How Action Planning can be Used to Address Health Outcomes in 2018

With the year 2017 quickly coming to a close, I know many people are busy making goals for 2018, albeit personally and/or professionally. Personally, my 2018 goals center on the usual eat healthy and stay physically active, but, professionally, my goals are to educate on public health…what it is, why it’s important, and how evidence-based research helps drives efforts to improve health outcomes. Do you have goals you want to achieve or projects you want to implement in 2018, but you are not sure how those will be achieved?

This is where an action plan is useful to help achieve health outcomes, but also other priority outcomes. For example, if eating healthy is a goal in 2018, or increasing access to healthy foods in your community, the journey to achieve those goals will be more achievable if plans are in place on how to eat healthy; e.g. foods, portion size, etc., or how to make healthy foods available and accessible, e.g. where to make available, what populations, who is going to provide the food, etc.An action plan is a useful tool to help identify goals, objectives and activities that will help achieve outcomes.

In the November 2017 issue of Public Health Beat, I talked about how engaging in a community health assessment is a valuable process to help understand the health of a community, region, state, but that is not where efforts end, rather that is just the beginning.  The next step in the process, improvement or action planning, is really where ideas come to fruition and priorities identified in the assessment process can start to be addressed with the end in mind…what changes need to occur to achieve outcomes?  Outcomes identified should focus on producing a healthy change. Developing an action plan is also an integral step in the evidence-based public health framework, focused on developing an action plan and implementing interventions. An Action Plan, as defined by Brown, Brown, and Bauman, is for a “defined program or policy with specific, time dependent outcomes.”

You may still be wondering what value an action plan can provide? An action plan provides credibility to an organization, highlighting dedication to achieving outcomes; helps understand what is and is not possible for an organization or group to do; increases accountability of those responsible for implementing the plan; and if implemented properly, can save money, time, and resources.   If you are like me and your refrigerator or office is posted with reminders for appointments, tasks, etc., then having an action plan is a visual reminder and an organized plan that will help serve as a catalyst to achieve established outcomes.

Let’s dig a little deeper into action planning. An action plan is a written document, but more importantly a living document, that focuses on what needs to be accomplished in order to achieve outcomes, including what, who, how and when. Common elements of an action plan include establishing desired outcomes, goals, S.M.A.R.T. objectives, activities/strategies, persons responsible for implementing activities, resources needed to develop and implement the plan, a timeline of when activities will take place, and evaluation measures to track progress of the activities being implemented.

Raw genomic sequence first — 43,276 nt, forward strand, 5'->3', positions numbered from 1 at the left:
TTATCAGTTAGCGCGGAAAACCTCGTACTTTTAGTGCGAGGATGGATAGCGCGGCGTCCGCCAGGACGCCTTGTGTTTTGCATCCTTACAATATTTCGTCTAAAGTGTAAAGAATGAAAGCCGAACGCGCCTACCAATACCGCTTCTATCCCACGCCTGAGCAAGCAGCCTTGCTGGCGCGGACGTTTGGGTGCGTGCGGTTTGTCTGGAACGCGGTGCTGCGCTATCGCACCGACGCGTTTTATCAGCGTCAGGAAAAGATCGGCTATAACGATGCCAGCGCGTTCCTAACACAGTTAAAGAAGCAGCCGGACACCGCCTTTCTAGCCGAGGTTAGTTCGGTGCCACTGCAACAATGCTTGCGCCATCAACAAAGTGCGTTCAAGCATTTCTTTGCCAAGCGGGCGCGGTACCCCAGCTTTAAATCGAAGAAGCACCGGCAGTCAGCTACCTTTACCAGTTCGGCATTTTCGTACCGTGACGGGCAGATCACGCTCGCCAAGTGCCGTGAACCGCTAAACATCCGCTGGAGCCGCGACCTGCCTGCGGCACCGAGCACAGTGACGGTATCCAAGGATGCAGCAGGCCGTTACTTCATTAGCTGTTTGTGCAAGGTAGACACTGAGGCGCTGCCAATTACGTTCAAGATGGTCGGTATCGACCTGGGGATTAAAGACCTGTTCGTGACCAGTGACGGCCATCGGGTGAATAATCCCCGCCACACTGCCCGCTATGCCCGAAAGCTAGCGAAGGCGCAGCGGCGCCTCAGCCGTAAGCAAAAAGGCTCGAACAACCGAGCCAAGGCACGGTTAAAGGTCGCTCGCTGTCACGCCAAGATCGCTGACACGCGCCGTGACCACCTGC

To truly find value in an action plan, there are some key points to remember. First, and one of the most important, is to convene a planning group of diverse members, e.g. community sectors, cultural groups, etc., to ensure collaboration and collective input on development and implementation of the plan. Diversity in members is important in action planning to ensure the plan is addressing the populations directly affected by the issue, including vulnerable and under-served populations, as well as fosters buy-in from the community to increase the likelihood of success.  Second, establish S.M.A.R.T. (Specific, Measurable, Actionable, Realistic, Timely) objectives that are short-term (1-2 years), intermediate (3-5 years) and long-term (5 years+) to demonstrate the path towards the achievement of the goal. Third, when feasible identify your activities based on evidence.  Evidence includes science-based recommendations for activities that have shown to be successful in addressing a specific population and/or focus area, such as using interventions such as targeted marking strategies and healthy eating educational opportunities to increase the availability and accessibility of healthier foods and beverages in schools. Fourth, it is important to remember the action plan is a living document that is not meant to be placed on the shelf and forgotten about. As goals change or an organization grows, it is important to monitor and evaluate progress…Is the plan doing what it was meant to do?

To learn more about action planning, contact SLM Consulting and/or visit our website for more resources. As you reflect on 2017, and plan for 2018, remember it is a roadmap for a journey to see change.

Happy Holidays!



  1. University of Kansas. (2013). Chapter 8. Developing a Strategic Plan. In The Community Toolbox, University of Kansas. Retrieved from

  2. Brownson, R., Brownson, C. & Baumann, C. (March 17-20, 2014). Evidence-Based Public Health: A Course in chronic disease prevention, Module 8: Developing an Action Plan & Building a Logic Model.

  3. Guide to Community Preventive Services. About The Community Guide. Page last updated: October 19, 2017. Page accessed: December 20, 2017